Evie Toombes: Showjumper with Paralympic dreams on life-changing surgery & invisible illnesses

By Katie FalkinghamBBC Sport
The Duke and Duchess of Sussex with Evie Toombes at the 2018 WellChild Awards
Toombes and her brother met the Duke and Duchess of Sussex at the 2018 WellChild Awards where she was presented with the award for Inspirational Young Person

Evie Toombes' motto is "find a way, not an excuse", and it's one that many of us could probably learn from.

We could all learn a lot from Toombes herself, too. At 18, her life has become "unrecognisable from what it could be", in and out of hospital and far from that of a "normal" teenager.

"The biggest thing I have learnt is that your happiness is very much based on your expectations, so if you keep your expectations pretty minimal, you're always going to find some light in things. That mindset seems to really help me to muddle through sometimes," she says.

When BBC Sport speaks to the para-showjumper, she is in hospital awaiting a date for the surgery that will change, and save, her life.

Born with a form of spina bifida which affects the nerves to her legs, bladder and bowel, three years ago Toombes was diagnosed with gastroparesis, a chronic condition in which the stomach cannot empty in the normal way.

Since then, she has been tube fed - yet it is still not enough. She is currently under going parenteral nutrition, whereby nutrients are delivered intravenously, in order for her to gain enough weight to have ileostomy surgery.

That surgery, to create a stoma, was due to take place at the end of March, but was cancelled because of the coronavirus pandemic. During lockdown, Toombes' weight has dropped to its lowest, and although she was discharged from hospital, it soon became too dangerous for her to be at home and she was re-admitted.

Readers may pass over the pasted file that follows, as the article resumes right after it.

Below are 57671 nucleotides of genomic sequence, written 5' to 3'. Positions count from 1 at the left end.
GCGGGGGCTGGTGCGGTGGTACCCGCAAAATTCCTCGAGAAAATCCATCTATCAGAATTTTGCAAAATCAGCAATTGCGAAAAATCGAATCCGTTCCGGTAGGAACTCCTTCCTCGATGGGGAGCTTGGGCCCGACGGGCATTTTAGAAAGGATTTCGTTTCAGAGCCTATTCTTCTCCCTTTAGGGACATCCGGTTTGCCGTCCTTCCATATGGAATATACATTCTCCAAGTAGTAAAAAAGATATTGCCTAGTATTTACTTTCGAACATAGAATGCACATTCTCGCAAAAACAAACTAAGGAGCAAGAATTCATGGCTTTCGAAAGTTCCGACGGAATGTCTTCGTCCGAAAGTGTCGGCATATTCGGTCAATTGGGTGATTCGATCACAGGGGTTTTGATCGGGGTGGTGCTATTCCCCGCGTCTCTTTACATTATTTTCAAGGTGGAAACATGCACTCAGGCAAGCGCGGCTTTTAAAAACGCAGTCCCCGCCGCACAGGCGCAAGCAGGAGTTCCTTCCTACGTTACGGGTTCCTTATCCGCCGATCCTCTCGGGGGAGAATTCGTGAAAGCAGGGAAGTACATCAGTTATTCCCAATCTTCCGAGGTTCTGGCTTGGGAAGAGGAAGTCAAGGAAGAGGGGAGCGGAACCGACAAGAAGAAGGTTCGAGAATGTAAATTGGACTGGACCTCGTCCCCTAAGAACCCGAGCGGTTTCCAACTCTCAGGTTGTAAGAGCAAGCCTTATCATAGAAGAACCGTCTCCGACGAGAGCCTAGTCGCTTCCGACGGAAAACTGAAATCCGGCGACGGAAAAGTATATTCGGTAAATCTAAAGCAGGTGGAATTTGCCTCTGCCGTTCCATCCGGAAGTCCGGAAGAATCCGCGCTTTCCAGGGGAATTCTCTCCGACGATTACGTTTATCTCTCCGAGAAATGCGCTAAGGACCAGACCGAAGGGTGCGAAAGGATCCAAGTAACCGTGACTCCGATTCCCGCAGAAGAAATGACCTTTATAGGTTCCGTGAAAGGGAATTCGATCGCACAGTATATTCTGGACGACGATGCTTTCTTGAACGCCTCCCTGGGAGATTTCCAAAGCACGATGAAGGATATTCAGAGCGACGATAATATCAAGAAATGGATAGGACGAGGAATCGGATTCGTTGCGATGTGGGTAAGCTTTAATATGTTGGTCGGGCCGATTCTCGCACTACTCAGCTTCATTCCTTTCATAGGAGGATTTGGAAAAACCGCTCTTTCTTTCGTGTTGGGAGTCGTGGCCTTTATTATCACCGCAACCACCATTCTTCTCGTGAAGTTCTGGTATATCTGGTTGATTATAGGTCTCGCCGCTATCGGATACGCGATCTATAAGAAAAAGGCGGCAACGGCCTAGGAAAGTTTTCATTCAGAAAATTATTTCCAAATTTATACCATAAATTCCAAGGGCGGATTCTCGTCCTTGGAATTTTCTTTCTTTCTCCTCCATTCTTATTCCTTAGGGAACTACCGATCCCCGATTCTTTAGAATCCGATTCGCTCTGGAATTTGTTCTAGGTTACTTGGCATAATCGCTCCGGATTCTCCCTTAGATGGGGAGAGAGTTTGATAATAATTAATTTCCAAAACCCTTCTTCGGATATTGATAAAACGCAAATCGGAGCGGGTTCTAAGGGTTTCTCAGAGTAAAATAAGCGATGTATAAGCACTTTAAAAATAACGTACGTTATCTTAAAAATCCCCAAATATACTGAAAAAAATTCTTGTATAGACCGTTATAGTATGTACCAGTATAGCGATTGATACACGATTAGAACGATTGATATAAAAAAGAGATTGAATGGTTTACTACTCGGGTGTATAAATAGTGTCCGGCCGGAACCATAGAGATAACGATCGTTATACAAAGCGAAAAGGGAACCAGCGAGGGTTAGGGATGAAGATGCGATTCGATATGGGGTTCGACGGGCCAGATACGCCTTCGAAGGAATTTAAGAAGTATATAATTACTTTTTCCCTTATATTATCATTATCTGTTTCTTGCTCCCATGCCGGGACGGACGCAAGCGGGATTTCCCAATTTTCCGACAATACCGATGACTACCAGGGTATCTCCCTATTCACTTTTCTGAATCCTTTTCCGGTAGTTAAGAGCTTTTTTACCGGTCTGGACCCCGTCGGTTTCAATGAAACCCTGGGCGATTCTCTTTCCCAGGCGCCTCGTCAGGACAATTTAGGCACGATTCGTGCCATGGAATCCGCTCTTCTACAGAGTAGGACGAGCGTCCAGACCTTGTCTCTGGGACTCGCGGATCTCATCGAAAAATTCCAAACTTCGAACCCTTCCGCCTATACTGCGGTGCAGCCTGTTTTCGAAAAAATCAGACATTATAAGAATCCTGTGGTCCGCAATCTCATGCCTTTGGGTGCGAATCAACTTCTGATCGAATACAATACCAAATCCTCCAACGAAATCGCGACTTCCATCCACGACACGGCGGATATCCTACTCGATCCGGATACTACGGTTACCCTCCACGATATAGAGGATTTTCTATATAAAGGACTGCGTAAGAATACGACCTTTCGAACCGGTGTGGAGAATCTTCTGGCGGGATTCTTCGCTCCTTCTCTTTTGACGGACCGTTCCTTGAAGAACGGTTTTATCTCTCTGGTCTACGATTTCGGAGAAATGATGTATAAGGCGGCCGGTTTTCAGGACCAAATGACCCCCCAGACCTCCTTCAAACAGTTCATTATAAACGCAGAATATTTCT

"It's got to the stage that we are still trying to find out what is going on, all the time while I'm getting worse and worse," says Toombes, who has self-catheterised since the age of three and has carried out daily bowel treatments since she was eight.

"We're working against a time limit all of the time."

'I feel like I have a purpose'

Having the surgery should see a big improvement in Toombes' condition and subsequently her quality of life, allowing her to get back to doing what she does best - showjumping, and raising awareness of "invisible illnesses" like her own.

Since she was just 13, Toombes has been delivering talks in primary schools to educate children on hidden disabilities.

"I struggled so much when I was younger, I got bullied a lot and it was really hard because no-one understood as I looked normal," says Toombes.

"It's about trying to have a positive impact, not actually on the children with health conditions, but their friends so that they understood and could be more accepting."

She also writes a blog, while she has also written a children's book on the subject - Lucy Goes To School - based on her own experiences.

"I was convinced that I was the only person in the world who had a lot of health issues," she says.

"When I learnt that it wasn't the case, I decided that I wanted to start my blog and become open about my conditions, which was a huge step for me but at the same time it made life a lot easier.

"I knew there would be other people who didn't want to be public about theirs, but I felt if I could help them by speaking about it and make them feel less alone just by knowing that there is someone else... There's been such a ripple of positivity that it's made me feel like I have a purpose."

Evie Toombes with her horses
Toombes says her horses give her "freedom"

'Riding gives me freedom'

Ask Toombes what riding means to her and her reply is a simple one: "Freedom." Her horses are her "coping method"; her reason to get up on a morning.

"It is so drastically different to being hooked up to machines and indoors in a hospital," says Toombes, who benefits from the Women's Sport Trust's 'Unlocked' campaign.

"With my legs not working, Daisy [her horse] practically becomes my legs and I get that freedom that is impossible to feel on my own.

"I'm able to achieve things, do things, and work towards things. It gives me a focus and a goal, and it stops me thinking that I'm just a patient."

Toombes and Daisy currently top the GB Para League table despite Toombes being the youngest rider.

Although showjumping is not currently on the Paralympic programme, she hopes one day she will get the opportunity to represent her country on the greatest stage.

"That would be the icing on the cake," she says.

But for now, Toombes' focus is solely on her health. Because of restrictions during the coronavirus pandemic, she is not allowed visitors in hospital, but she can see the light at the end of the tunnel.

"It's really hard in some respects, because everything that I thrive on - my animals, being with my family and being at home - has been taken away from me," she says.

"I think it's just a case of gritting my teeth at the moment. I know I'm not going to enjoy it, it's not going to be fun, but it is going to be worthwhile."

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